Palo Alto Networks is warning that the full effects of the Heartbleed vulnerability may not yet have been felt, despite many believing Heartbleed is behind us.
And the company is warning that while the visible impact of Heartbleed has been on web applications such as Google, Dropbox, Facebook, Yahoo!, online banking and other vulnerable targets on the web – which have now been updated – it's enterprises which are now at risk.
Gavin Coulthard, Palo Alto Networks manager systems engineering Australia/New Zealand, says the web impact already seen was 'only the tip of the iceberg'.
“The Heartbleed vulnerability puts the tools that were once reserved for truly advanced cyber criminals into the hands of the average attacker, notably the ability to breach organisations and move laterally within them.”
A recent Palo Alto Networks Application Usage and Threat Report reveals that in Asia Pacific, 32% of applications are capable of using SSL. The top 10 sub-categories in the enterprise that can use SSL include file-sharing, instant messaging, social networking, photo-video, internet conferencing, remote access, internet-utility, management, email and general business.
“Most enterprises of even moderate size do not have a good handle on what services they are running internally using SSL encryption, much less those that the end-users have brought into the network,” says Coulthard. “More importantly, they don't inspect applications for malicious activity.
“SSL use is a much bigger problem that it was even a year ago, because if organisations don't know how many applications running on the network use SSL, they also don't know how many of those applications use OpenSSL, which may directly or indirectly expose the organisation,” he adds.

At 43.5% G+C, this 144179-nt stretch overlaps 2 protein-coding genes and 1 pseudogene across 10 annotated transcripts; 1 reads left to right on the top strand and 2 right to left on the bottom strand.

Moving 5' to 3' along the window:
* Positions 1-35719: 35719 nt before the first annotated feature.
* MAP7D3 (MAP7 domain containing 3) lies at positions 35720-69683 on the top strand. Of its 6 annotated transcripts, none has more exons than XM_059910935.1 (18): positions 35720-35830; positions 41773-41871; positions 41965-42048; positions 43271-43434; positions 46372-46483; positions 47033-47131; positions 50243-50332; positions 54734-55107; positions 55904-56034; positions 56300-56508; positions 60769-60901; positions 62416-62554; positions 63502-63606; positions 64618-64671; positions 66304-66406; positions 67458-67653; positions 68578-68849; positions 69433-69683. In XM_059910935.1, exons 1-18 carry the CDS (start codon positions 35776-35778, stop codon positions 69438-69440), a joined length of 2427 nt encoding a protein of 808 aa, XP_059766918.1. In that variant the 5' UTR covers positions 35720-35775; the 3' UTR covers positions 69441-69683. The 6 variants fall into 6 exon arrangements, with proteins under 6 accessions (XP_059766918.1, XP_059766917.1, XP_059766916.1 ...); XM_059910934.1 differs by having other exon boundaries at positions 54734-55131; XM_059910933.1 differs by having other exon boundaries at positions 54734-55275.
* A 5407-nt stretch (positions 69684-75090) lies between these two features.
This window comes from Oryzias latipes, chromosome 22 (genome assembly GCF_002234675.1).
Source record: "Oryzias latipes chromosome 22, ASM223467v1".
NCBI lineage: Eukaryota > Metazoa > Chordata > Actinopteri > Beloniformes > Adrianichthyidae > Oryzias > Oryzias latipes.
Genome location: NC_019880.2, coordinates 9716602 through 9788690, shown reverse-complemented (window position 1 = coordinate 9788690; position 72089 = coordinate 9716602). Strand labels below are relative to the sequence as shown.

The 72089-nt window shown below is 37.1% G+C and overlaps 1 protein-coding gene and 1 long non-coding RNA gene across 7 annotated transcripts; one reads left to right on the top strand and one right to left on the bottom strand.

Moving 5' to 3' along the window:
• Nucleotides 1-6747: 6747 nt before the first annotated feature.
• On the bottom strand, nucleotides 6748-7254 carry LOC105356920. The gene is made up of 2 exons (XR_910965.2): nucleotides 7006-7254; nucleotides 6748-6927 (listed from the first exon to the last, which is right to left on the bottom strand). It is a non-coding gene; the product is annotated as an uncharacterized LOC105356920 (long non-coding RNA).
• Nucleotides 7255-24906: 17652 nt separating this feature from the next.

“Proofs-of-concept that take advantage of Heartbleed are no doubt in the works.
“It is only a matter of time before an automated internal scanner is developed that finds vulnerable services on the local network and exploits them with a single click. The challenges that presents to organisations is significant. For example, once you know how many internal applications may be using OpenSSL, how difficult will it be to update them? If it is a business-critical application, the effort is not small.”
Coulthard says organisations must determine which applications are capable of using SSL – both business applications and those in use by employees – then determine which of them use OpenSSL.
“The primary risk to end user-introduced applications using OpenSSL is the endpoint. The secondary risk is what is on that endpoint machine in terms of company data. Knowing which applications are using SSL, who is using them, and what network resources the person has access to will let organisations gauge and then minimise their exposure.”